I heard Eddie O’Sullivan comment recently about how Ireland have to work very hard for their scores. It’s a valid point. How often do you see Joe Schmidt’s side score off first phase? Actually, it often seems to be the opposite. Tries are often only manufactured when the Irish attack has taken opponents through countless phases before eventually breaking them down. Either that, or they typically score off a driving maul or lineout move. Indeed, how often do you see this Irish side go through multiple phases, even in the opposition 22, and come away with nothing to show for it? We saw something similar in Cardiff two years ago and we saw it again last night. Ireland dominating possession but proving unable to manufacture many clear-cut opportunities. In a game of tight margins, three tries to nil tells its own story. I don’t necessarily buy the line that Ireland are too predictable, but you wonder if teams find them overly difficult to defend against. The impression persists that if you stop the Irish maul and have a good defensive lineout, you’re half-way there in terms of stopping Schmidt’s side.
Perhaps they’re not as good as we thought they were? Maybe, but Chicago wasn’t that long ago. We know only too well what this team is capable of. The problem has been consistency of performance. I think there is also a need to change some personnel. It sounds like sacrilege, but I think there are grounds for dropping CJ Stander. The Munster man is a superb workhorse and provides the sort of go forward ball that most teams yearn for. I can’t help but feel that he’s a bit too one dimensional at the highest level, though. Stander’s stats are off the chart, but sometimes mere figures don’t tell the whole story. Prior to yesterday’s game, the naturalised South African terrorised Six Nations defences with his peerless ability to break the gain line. Last night, every time he tried his usual trick, he got Sam Warburton. I’ve seen Stander hailed recently as a potential Test Lion. Munster’s favourite import is indeed a dependable and totemic player. In terms of international class, though, he’s not in Warburton’s league.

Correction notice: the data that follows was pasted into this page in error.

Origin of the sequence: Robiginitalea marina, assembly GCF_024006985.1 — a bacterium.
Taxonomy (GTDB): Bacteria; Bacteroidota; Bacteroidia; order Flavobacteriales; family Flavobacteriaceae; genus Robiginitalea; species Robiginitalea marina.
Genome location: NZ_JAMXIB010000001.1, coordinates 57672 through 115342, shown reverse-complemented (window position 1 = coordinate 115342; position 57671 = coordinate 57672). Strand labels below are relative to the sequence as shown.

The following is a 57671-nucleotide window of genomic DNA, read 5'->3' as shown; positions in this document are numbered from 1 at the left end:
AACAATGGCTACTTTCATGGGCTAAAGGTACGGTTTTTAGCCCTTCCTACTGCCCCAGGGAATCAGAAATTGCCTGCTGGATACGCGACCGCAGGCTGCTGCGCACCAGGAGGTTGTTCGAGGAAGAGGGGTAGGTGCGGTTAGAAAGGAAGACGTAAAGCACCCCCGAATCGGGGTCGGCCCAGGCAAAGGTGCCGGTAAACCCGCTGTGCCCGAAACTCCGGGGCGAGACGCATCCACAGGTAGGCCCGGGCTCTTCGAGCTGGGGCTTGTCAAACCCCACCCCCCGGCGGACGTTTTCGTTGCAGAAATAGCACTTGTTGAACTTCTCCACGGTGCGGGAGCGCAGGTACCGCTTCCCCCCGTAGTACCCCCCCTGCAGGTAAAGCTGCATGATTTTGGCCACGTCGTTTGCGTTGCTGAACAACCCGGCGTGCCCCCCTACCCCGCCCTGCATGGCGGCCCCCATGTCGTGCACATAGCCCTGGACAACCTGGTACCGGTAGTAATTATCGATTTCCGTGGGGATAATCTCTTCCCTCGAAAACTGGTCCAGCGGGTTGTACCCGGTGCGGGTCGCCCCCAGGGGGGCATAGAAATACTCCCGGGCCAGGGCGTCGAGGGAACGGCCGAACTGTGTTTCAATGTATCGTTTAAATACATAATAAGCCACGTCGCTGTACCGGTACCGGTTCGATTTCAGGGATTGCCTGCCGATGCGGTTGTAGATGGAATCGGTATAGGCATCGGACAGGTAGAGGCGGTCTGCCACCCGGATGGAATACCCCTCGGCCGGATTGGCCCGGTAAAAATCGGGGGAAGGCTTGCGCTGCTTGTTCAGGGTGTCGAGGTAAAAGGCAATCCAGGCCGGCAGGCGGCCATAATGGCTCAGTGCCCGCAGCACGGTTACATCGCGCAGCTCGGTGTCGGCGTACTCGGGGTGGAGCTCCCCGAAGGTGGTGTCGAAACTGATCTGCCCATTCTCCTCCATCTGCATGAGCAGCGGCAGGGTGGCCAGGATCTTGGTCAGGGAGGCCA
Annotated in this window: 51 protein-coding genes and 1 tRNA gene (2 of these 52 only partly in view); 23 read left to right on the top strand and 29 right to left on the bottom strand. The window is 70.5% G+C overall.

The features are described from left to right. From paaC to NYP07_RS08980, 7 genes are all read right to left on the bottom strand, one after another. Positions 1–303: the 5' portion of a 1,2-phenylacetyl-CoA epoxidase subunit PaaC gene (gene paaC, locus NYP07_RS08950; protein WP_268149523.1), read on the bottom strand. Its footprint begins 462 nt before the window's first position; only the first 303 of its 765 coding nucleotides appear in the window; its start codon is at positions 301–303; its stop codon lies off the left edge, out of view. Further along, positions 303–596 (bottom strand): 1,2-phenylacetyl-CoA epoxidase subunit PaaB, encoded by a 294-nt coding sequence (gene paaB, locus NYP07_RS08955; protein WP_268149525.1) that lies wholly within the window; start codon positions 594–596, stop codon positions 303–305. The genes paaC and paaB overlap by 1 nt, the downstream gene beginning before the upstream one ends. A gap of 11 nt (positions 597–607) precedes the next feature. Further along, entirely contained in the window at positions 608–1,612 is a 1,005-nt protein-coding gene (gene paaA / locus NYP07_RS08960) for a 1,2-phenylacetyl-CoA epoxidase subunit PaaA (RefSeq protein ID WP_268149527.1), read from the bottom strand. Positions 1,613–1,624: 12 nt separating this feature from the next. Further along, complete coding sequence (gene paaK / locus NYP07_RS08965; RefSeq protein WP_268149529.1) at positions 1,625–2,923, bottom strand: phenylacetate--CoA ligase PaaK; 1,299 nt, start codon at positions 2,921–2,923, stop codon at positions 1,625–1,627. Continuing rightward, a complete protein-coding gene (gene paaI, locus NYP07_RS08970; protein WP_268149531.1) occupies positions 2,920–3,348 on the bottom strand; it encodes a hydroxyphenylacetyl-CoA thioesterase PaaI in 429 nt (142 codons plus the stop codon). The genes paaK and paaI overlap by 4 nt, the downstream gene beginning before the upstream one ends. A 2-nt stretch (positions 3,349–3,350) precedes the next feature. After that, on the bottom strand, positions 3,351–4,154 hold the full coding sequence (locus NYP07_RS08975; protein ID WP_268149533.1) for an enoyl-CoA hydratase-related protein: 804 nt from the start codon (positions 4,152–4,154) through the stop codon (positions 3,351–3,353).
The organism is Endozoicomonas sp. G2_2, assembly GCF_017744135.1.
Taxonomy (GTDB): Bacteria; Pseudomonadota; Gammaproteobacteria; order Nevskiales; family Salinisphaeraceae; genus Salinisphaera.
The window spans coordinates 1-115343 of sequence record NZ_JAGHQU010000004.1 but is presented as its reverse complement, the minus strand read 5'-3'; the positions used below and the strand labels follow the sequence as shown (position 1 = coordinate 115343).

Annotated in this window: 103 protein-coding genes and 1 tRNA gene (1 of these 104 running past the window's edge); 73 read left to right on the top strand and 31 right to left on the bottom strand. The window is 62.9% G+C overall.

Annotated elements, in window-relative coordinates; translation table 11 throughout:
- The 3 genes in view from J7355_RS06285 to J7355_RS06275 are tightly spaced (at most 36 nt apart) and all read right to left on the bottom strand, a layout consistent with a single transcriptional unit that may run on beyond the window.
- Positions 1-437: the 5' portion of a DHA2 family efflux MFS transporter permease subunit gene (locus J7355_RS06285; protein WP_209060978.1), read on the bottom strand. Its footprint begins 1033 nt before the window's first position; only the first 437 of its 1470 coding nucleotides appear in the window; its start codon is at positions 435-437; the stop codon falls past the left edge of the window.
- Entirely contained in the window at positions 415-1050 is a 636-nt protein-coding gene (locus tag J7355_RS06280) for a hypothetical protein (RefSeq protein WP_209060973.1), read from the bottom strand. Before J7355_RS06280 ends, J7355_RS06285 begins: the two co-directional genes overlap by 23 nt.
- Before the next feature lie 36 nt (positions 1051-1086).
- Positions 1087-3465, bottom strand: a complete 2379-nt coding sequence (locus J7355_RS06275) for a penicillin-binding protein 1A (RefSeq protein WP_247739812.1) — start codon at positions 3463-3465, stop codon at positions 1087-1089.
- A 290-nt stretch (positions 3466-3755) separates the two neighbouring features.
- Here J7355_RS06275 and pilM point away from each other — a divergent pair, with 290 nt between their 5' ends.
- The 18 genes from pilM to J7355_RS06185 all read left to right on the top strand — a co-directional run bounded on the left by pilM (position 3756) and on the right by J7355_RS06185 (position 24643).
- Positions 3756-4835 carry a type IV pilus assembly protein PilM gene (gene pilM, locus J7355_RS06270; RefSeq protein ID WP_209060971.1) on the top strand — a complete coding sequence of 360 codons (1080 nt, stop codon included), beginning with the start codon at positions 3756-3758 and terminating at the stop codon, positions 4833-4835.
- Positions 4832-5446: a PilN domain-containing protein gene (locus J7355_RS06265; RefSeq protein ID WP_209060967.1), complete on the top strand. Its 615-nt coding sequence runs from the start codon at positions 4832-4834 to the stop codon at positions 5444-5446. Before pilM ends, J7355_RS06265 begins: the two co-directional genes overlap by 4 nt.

I’ve long been a fan of Peter O’Mahony. I think he’s a fine player. Technically brilliant, good at the breakdown and a consummate lineout operator to boot. The Cork man has had his injury problems, but he’s becoming impossible to ignore. Whether Stander or Heaslip is dropped to accommodate him is a debatable but secondary point. For me, O’Mahony has to start against England. Jared Payne will also come into contention and there’s no doubt that his reliability has been missed, especially in defence. The Henshaw-Ringrose partnership is worth sticking with, however, and Payne may have to settle for a bench spot. Iain Henderson will also come into the reckoning and there’s an argument for starting Cian Healy after a series of impressive cameos.
Selection aside, an international season that started so promisingly is ending with Ireland having an almighty point to prove. Having been slayed by the Dragon, Schmidt’s men will seek redemption next week against the old enemy. It’s a tough ask. It wasn’t meant to be this way. It’s great to see North resurrecting his Lions hopes, but you sense a few Irishmen are also fighting for selection (Rhys Webb’s performance last night highlighted that Conor Murray’s Lions Test berth is far from a formality). The English fixture may no longer be the grand finale we were hoping for, but it’s become a game Schmidt’s men, for a whole host of reasons, dare not lose.